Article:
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Purim: "The Feast of Lots"

The Jewish celebration of their victory over the Persian Viceroy Haman and his army in Persian. This story is told in the Bibilical book of Esther.
by

William Bond

on 23 June 2011

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Transcript of Purim: "The Feast of Lots"

Purim: The Feast of Lots Historical Background: In the 4th century BCE, the Jewish Kingdom was under the control of the mighty Persian Empire. Ahasuerus was the King of Persia, and he was looking for a wife. Mordechai, leader of the Jews, brought forth his cousin Esther, also an orphan he had adopted, before the King. Ahasuerus chose Esther as his Queen, but she hid her ethnicity from the King...however, the King had also chosen a new Prime Minister, Haman. Haman would enact an anti-Semitic decree that would eliminate the Jewish people due to Mordechai's refusal to worship him, which was the law. Mordechai upon hearing this decree asked Esther to speak with Ahasuerus. Esther told Mordechai to gather all the Jewish people in Shushan to fast, and pray to Yahweh for three days. After the three days, Esther spoke with her husband and revealed the truth that she was a Hebrew and would be killed under Haman's decree. Ahasuerus had Haman hung upon hearing this news. Mordechai was made Prime Minister of Persia, and legislation was put forth to counter Haman's decree. The Jewish people were allowed to pursue all their enemies. Mordechai and Esther established a holiday to commemorate this event. King Ahasuerus Mordechai with Esther Haman Rituals of Purim: Purim is celebrated on the 14th day of the month of Adar.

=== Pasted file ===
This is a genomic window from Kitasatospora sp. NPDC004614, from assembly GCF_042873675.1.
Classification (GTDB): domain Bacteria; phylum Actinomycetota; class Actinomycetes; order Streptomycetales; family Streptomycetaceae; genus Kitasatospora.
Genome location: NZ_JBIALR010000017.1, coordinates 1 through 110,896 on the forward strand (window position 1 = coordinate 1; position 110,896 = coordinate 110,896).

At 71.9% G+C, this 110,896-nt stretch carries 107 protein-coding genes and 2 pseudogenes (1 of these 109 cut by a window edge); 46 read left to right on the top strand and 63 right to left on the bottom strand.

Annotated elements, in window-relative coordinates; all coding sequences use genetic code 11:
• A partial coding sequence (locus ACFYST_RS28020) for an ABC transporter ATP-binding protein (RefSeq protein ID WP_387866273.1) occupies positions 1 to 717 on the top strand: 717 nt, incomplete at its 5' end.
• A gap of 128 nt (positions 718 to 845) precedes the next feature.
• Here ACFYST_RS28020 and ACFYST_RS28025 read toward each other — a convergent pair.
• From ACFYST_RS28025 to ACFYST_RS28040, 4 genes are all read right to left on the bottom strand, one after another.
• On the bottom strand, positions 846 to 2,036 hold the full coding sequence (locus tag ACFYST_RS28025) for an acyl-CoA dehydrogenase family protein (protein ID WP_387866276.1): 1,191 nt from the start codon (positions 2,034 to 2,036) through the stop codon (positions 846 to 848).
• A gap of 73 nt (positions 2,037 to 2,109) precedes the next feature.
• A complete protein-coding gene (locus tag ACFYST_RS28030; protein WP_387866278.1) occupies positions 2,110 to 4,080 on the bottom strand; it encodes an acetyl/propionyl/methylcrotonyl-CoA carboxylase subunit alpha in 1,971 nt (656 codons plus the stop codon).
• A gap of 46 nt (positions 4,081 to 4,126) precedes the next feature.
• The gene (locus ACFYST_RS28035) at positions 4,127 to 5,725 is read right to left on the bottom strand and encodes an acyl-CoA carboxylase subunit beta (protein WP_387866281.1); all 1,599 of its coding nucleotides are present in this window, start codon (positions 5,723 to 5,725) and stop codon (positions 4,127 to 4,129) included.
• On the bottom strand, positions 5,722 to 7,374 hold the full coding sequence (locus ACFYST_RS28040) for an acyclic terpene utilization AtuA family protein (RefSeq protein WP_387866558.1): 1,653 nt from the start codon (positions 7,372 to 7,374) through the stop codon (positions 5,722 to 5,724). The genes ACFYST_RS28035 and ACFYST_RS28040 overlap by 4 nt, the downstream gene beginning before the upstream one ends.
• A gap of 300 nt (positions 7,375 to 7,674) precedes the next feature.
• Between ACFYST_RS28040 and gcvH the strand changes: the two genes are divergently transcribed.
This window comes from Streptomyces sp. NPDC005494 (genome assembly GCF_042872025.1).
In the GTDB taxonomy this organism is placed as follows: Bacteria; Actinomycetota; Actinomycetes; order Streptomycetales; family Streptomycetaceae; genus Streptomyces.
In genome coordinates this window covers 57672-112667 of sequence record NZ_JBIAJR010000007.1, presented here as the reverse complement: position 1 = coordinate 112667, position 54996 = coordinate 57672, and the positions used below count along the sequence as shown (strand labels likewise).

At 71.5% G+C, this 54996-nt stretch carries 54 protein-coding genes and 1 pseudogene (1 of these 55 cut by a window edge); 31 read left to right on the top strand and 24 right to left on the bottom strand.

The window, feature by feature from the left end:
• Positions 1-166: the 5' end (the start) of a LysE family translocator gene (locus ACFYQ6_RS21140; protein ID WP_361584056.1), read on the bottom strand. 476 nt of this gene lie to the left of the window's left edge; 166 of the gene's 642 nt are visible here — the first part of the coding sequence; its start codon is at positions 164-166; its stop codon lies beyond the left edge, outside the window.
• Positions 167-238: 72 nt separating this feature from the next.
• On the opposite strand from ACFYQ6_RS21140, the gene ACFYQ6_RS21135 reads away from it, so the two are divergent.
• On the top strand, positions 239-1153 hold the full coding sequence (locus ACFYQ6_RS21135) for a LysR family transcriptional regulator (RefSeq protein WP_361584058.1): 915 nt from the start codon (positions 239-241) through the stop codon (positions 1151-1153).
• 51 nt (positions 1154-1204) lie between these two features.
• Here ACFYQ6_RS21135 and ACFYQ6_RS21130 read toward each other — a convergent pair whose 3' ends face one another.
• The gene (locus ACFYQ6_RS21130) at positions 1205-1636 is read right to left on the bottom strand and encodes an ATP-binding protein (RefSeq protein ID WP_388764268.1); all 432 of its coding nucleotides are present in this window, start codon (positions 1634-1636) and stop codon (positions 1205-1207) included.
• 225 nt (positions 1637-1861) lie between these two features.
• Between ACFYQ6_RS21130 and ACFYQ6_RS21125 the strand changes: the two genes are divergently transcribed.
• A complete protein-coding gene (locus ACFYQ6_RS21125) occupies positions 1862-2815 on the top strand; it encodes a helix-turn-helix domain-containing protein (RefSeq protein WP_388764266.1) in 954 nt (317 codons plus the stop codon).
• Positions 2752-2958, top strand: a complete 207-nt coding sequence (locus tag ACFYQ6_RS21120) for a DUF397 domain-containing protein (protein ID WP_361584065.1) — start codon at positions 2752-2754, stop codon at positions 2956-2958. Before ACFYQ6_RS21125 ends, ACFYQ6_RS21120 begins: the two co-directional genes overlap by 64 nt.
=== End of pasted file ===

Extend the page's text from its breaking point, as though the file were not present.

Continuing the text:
To celebrate Purim people read from the Book of Esther, commonly known as the Megillah, and will boo, hiss, stomp feet, and rattle gragers when the name Haman is mentioned. The purpose is to blot out the name of Haman.

People eat, drink, and are very merry during Purim. Gifts of food or drink are sent out, and gifts are given to charity. This practice is known as shalach manos (lit. sending out portions).

It is common to hold carnival-like celebrations on Purim, perform plays and parodies, and to hold beauty contests. Some refer to Purim as the Jewish Mardi Gras. Grager Foods of Purim: The most well-known food of Purim is a filled pastry called hamantaschen, a Yiddish term meaning "Haman's pockets."The pastry itself is filled with poppyseeds, prune, almond paste, or various jams. Another tradition has it that the filling, which is hidden in the traditional yeast dough, symbolizes God's hidden presence.

A special Purim challah, known as keylitsh [kulich] in Russian, is sometimes made. This challah is oversized and extensively braided. The braids on the challah are intended to remind people of the rope used to hang Haman.

Kreplach is commonly eaten on Purim. It consists of triangular pouches of dough filled with chopped meat. They are eaten as a separate dish or served in soup.

Bean dishes are also eaten. They include salted beans boiled in their jackets, and chickpeas boiled and seasoned with salt and pepper: This is meant to remind us that Esther would not eat anything at the court of King Ahasuerus that was not kosher, so she mainly ate peas and beans. Kreplach Challah Hamantaschen Miscellaneous: The word “Purim” means “lots” and refers to the lottery that Haman used to choose the date for the massacre.

Past dates of Purim:

February 28, 2010 (Jewish Year 5770)
March 20, 2011 (Jewish Year 5771)
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